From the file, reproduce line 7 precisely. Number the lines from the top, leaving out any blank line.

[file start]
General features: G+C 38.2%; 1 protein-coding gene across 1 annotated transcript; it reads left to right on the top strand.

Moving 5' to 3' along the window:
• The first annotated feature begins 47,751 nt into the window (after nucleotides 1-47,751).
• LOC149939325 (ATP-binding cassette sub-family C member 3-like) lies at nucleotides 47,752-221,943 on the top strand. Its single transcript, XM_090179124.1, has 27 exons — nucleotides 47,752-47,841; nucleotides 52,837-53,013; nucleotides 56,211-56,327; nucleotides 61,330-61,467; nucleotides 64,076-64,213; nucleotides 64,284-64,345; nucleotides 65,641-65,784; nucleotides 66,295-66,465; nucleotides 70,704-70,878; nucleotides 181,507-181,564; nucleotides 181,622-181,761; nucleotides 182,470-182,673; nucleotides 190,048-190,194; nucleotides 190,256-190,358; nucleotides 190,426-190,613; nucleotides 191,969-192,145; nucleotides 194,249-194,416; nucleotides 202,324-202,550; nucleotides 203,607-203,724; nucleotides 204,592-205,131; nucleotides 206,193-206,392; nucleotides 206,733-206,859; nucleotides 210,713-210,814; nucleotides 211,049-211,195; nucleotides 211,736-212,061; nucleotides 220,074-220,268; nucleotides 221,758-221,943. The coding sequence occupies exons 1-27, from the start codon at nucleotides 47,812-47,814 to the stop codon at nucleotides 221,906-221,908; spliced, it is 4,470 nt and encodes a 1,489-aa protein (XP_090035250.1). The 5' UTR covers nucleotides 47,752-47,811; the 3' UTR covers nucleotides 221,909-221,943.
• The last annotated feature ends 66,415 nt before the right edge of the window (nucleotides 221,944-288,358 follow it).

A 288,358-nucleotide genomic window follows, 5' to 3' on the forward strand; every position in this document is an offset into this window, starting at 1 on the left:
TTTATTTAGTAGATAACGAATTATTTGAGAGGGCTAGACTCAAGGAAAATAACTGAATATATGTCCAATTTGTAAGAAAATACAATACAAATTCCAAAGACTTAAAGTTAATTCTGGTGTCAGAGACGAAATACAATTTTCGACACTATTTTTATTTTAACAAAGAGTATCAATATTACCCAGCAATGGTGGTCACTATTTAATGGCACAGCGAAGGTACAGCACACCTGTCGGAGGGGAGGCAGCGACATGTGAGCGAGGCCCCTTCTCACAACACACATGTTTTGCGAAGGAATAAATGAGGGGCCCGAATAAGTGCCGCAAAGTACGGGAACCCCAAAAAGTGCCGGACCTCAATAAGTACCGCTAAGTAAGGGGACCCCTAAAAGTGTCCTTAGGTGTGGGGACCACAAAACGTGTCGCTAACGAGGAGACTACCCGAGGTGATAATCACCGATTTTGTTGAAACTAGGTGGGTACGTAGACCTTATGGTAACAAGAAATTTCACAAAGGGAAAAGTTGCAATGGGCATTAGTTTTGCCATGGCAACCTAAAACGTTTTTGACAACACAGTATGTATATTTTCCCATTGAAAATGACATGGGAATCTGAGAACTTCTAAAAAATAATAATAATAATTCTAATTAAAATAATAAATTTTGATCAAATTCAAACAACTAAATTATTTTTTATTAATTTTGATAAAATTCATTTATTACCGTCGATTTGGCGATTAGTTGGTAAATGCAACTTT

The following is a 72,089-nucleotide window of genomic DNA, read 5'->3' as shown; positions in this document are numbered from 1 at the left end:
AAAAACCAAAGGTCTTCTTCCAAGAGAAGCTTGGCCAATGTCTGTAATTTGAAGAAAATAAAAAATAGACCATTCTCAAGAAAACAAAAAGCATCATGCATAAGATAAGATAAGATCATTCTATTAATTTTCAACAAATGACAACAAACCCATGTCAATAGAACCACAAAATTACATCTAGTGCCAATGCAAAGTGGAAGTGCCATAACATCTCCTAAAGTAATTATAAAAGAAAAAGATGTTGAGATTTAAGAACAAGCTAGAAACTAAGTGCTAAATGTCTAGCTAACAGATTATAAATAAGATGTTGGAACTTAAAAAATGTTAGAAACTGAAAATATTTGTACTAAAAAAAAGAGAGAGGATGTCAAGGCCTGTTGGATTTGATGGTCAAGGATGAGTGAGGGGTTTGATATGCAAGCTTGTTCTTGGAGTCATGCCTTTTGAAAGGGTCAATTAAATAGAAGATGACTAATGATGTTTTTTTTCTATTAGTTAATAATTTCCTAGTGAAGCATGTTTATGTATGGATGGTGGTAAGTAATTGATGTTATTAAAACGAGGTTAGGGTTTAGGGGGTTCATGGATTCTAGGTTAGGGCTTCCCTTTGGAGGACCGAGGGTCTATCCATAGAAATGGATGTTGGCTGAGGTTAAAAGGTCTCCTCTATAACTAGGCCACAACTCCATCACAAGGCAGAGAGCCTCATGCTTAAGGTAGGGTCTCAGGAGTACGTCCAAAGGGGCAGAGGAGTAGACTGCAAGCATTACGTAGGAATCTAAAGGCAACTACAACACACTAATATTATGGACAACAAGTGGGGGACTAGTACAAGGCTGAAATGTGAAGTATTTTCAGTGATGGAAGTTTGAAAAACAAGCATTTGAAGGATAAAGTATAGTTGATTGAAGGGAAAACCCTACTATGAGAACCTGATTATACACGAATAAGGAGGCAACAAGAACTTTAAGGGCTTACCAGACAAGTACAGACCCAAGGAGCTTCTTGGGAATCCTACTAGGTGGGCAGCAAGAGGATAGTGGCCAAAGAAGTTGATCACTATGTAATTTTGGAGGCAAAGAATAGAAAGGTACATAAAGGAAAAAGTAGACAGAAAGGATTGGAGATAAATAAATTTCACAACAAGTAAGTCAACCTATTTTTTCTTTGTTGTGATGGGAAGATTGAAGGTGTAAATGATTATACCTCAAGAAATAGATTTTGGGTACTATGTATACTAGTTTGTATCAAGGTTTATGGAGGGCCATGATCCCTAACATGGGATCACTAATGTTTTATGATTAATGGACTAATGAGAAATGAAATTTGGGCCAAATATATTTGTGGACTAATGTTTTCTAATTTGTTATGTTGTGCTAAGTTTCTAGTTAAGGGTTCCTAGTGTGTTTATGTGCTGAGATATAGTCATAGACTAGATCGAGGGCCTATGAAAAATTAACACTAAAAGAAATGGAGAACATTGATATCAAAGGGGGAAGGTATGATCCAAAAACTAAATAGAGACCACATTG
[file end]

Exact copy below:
TTTATTTAGTAGATAACGAATTATTTGAGAGGGCTAGACTCAAGGAAAATAACTGAATATATGTCCAATTTGTAAGAAAATACAATACAAATTCCAAAGACTTAAAGTTAATTCTGGTGTCAGAGACGAAATACAATTTTCGACACTATTTTTATTTTAACAAAGAGTATCAATATTACCCAGCAATGGTGGTCACTATTTAATGGCACAGCGAAGGTACAGCACACCTGTCGGAGGGGAGGCAGCGACATGTGAGCGAGGCCCCTTCTCACAACACACATGTTTTGCGAAGGAATAAATGAGGGGCCCGAATAAGTGCCGCAAAGTACGGGAACCCCAAAAAGTGCCGGACCTCAATAAGTACCGCTAAGTAAGGGGACCCCTAAAAGTGTCCTTAGGTGTGGGGACCACAAAACGTGTCGCTAACGAGGAGACTACCCGAGGTGATAATCACCGATTTTGTTGAAACTAGGTGGGTACGTAGACCTTATGGTAACAAGAAATTTCACAAAGGGAAAAGTTGCAATGGGCATTAGTTTTGCCATGGCAACCTAAAACGTTTTTGACAACACAGTATGTATATTTTCCCATTGAAAATGACATGGGAATCTGAGAACTTCTAAAAAATAATAATAATAATTCTAATTAAAATAATAAATTTTGATCAAATTCAAACAACTAAATTATTTTTTATTAATTTTGATAAAATTCATTTATTACCGTCGATTTGGCGATTAGTTGGTAAATGCAACTTT